As the cost-of-living crisis deepens, many employees are looking to save money. One option is to cut the cost of the commute by cycling to work. There can be tax benefits for this too.
Exemption for employer-provided cycles
Employees can enjoy the use of employer-provided cycles and cyclists’ safety equipment without having to pay tax on the associated benefit as long as the following conditions are met:
- There is no transfer of property in the cycle or equipment – it remains the property of the employer.
- The employer uses the cycle and/or equipment mainly for qualifying journeys. These are journeys between home and work and business journeys.
- The cycles and/or equipment are made available to the employees who want to make use of them. It is not necessary for each employee to have their own dedicated bike; the employer can operate a pool system where employees who want to borrow a bike can do so from a pool.
A Cycle to Work scheme combines a salary sacrifice arrangement with hire agreement. There are a number of commercial providers offering such schemes, which are popular.
Under the scheme, the employee enters into a salary sacrifice scheme and gives up part of his or her salary in return for the provision of a cycle. The employee enters into a hire agreement, under which they hire the cycle from either the employer or a third party. The hire is paid for by the sacrificed salary.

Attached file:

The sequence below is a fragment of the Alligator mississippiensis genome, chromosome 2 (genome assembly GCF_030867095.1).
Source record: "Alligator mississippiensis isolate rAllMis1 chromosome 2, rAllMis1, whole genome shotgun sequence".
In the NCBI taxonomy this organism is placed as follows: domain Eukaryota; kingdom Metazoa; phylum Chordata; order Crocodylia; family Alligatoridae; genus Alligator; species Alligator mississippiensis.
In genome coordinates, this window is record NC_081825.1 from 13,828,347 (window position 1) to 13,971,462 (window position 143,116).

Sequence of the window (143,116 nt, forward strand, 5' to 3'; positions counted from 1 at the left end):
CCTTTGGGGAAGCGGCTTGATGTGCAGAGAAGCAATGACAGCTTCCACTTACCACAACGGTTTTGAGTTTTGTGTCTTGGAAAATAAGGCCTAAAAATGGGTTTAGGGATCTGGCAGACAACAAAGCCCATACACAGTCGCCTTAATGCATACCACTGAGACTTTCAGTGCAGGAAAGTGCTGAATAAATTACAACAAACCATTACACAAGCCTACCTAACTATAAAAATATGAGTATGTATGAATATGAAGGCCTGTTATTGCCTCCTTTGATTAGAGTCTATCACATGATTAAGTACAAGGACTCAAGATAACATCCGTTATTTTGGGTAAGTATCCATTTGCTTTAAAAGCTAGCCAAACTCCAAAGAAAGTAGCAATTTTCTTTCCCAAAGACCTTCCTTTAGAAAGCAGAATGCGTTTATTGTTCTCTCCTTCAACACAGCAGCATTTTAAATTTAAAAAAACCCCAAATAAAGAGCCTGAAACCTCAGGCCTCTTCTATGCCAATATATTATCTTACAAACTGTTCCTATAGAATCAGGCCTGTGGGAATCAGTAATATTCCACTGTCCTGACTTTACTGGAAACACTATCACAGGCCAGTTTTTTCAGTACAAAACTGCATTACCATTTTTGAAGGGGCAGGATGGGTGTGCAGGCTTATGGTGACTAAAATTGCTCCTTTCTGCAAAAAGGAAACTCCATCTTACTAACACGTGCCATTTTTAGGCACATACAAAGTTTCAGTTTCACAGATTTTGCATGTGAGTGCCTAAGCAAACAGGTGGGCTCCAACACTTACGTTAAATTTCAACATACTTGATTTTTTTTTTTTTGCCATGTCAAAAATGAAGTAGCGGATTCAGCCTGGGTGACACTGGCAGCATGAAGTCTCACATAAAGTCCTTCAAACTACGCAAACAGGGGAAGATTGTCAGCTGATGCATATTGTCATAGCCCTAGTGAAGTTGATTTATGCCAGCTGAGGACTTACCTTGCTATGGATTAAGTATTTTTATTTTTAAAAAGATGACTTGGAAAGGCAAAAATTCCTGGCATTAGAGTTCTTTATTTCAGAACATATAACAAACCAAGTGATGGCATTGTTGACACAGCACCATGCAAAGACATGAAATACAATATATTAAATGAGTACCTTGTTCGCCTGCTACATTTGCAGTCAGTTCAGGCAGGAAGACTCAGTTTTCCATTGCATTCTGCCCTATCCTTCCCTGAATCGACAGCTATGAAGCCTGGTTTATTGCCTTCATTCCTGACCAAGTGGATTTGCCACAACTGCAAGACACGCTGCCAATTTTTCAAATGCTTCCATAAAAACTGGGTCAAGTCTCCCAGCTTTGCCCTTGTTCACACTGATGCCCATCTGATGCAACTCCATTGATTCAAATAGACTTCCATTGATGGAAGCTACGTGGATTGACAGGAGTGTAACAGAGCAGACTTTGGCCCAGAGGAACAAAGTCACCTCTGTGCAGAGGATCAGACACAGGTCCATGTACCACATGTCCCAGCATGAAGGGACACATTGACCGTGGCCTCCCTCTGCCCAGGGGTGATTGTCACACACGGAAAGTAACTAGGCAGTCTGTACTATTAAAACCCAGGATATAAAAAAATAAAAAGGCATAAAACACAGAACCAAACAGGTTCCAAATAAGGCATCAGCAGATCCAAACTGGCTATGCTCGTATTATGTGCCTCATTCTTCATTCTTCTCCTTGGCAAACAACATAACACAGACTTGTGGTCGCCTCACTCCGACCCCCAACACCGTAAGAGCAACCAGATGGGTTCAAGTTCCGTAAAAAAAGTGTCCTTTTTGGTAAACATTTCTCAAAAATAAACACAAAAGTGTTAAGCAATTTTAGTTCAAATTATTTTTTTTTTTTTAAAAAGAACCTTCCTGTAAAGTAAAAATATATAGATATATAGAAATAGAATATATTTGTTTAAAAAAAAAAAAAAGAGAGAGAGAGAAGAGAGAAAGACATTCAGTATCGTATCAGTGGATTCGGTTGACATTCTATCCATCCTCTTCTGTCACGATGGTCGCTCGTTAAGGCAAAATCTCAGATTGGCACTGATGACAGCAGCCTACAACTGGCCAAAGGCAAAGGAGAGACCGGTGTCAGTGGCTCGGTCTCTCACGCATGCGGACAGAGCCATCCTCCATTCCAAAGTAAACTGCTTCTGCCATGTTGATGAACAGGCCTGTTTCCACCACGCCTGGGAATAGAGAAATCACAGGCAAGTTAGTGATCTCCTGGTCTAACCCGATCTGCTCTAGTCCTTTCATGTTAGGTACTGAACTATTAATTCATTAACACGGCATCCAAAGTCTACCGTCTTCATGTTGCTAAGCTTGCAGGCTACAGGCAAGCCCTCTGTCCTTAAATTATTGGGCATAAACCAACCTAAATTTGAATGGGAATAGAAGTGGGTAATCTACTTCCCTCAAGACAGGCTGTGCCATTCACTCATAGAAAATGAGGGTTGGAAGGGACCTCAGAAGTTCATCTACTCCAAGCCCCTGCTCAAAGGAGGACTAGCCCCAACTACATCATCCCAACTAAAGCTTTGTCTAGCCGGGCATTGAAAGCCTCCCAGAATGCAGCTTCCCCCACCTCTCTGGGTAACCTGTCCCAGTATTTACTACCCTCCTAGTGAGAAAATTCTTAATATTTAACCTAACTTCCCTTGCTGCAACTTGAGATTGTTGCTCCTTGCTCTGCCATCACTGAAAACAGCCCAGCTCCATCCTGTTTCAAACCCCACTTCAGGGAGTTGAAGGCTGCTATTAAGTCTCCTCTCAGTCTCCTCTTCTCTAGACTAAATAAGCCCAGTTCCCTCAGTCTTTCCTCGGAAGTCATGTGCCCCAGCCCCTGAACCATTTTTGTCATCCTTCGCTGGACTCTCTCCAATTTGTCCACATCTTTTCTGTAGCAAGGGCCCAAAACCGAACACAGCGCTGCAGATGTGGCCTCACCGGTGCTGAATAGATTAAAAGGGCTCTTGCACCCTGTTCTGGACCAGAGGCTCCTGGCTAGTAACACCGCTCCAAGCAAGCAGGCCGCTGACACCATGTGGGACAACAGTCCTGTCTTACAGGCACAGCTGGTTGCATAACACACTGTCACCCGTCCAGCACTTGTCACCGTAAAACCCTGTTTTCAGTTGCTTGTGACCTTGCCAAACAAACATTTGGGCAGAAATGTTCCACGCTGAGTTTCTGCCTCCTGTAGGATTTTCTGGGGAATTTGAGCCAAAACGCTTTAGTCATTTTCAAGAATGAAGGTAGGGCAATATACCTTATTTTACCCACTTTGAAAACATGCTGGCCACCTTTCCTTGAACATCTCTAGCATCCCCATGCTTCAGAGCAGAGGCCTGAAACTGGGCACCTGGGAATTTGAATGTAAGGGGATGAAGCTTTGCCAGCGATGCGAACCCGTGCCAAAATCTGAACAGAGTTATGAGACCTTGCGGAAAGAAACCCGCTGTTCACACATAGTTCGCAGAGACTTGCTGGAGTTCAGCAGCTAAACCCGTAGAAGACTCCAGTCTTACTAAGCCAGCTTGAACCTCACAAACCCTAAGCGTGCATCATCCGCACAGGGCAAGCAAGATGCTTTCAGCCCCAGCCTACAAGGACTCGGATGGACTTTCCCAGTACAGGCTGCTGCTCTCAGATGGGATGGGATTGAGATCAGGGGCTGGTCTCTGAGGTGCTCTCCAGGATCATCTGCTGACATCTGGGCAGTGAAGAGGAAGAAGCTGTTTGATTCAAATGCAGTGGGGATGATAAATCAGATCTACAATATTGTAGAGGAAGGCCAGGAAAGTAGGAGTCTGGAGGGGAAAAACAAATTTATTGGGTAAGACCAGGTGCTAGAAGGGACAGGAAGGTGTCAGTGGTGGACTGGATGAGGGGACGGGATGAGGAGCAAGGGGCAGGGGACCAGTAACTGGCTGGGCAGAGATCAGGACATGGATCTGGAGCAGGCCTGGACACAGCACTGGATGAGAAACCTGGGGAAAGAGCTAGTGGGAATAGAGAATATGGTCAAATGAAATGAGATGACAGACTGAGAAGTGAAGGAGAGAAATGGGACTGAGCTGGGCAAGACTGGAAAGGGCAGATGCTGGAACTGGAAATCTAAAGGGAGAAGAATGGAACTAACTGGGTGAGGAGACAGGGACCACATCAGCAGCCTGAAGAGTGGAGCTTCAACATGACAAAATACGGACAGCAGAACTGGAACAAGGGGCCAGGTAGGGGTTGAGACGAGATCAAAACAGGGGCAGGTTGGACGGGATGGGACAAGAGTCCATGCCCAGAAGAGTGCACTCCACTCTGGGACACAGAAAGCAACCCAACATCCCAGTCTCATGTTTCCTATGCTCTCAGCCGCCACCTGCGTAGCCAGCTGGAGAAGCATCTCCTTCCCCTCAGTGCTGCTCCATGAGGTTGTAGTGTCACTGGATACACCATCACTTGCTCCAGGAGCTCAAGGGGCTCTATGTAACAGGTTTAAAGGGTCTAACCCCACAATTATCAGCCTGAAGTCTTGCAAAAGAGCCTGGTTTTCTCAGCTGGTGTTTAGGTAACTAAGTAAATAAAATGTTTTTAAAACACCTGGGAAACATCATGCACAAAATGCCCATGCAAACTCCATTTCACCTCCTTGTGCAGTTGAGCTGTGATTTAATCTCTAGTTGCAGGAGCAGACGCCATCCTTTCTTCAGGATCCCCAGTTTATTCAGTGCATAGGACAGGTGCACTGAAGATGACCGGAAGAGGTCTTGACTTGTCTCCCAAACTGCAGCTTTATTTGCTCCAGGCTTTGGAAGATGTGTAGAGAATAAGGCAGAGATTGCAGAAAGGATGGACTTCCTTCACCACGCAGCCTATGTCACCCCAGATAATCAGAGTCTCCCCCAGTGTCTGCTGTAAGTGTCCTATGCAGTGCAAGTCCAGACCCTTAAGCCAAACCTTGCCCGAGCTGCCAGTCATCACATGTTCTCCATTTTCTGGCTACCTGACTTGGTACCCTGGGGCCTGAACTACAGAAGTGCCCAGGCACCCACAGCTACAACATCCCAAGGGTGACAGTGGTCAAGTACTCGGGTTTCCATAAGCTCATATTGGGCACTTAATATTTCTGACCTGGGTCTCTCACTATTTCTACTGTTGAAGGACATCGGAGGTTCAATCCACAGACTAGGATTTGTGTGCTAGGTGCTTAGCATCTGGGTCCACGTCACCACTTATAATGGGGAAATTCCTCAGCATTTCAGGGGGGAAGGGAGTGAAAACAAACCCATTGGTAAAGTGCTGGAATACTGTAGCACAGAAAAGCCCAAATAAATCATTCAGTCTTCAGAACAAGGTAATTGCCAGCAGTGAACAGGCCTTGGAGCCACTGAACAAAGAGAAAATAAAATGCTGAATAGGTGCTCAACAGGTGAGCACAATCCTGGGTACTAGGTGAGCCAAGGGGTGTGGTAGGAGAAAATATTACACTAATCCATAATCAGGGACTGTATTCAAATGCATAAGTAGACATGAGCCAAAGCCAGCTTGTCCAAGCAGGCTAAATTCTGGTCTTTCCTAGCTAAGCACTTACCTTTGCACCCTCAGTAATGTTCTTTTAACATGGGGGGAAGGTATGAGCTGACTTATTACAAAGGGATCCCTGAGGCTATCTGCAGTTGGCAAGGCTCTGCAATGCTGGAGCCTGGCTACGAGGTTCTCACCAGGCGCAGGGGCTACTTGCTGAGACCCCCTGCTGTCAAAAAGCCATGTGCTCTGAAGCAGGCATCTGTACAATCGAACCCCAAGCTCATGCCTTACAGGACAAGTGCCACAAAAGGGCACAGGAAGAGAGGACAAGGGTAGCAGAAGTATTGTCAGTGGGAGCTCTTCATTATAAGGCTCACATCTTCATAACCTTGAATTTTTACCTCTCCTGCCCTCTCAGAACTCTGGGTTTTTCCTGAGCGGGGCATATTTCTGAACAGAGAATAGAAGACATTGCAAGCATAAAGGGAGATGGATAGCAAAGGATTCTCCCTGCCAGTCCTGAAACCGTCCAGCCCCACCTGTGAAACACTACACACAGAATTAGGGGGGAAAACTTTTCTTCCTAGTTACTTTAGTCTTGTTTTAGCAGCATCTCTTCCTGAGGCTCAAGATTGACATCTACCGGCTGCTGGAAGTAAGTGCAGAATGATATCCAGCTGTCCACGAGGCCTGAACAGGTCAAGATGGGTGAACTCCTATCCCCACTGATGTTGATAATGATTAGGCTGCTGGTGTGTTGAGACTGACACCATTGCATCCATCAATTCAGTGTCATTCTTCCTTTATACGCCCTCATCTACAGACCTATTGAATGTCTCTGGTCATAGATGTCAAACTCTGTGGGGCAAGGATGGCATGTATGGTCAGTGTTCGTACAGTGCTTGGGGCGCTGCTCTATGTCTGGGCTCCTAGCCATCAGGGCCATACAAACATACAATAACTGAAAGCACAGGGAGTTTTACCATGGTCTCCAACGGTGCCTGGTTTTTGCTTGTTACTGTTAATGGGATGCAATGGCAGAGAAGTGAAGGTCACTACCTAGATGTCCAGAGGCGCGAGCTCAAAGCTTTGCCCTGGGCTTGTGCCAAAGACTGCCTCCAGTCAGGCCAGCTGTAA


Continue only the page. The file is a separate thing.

As long as the above conditions are met, the provision of the cycle is exempt from tax. It is important to stress here that ownership of the cycle must not at this point pass to the employee. As employer provided cycles are protected from the operation of the alternative valuation rules, the exemption is not lost by using a salary sacrifice scheme. The arrangement allows the employee to save tax on the salary given up, and both the employer and employee to save Class 1 National Insurance.
Cycle to work schemes typically run for three years. At the end of the period, the employee has three options:
- Extend the hire agreement.
- Return the cycle and equipment.
- Buy the cycle and equipment.
There are no tax consequences if the employee chooses option 1 or 2. If the employee decides to buy the bike, as long the amount paid is at least equal to the market value of the bike at the time of the transfer, there is no tax to pay. However, if the amount paid is less than the market value, the shortfall is a taxable benefit.
HMRC recognise that it can be difficult to establish the market value of a second-hand bike. Consequently, a simplified approach can be used under which no tax charge will arise as long as the employee pays at least the percentage of the original value for the age and original cost of the bike as shown in the table below.
|Age of cycle||Original price £500 or more||Original price less than £500|
|6 years and over||Negligible||Negligible|
So, for example, if an employee pays at least £24 for a cycle costing £300 (8% of £300) at the end of a 3-year hire period there will be no tax to pay on the transfer.
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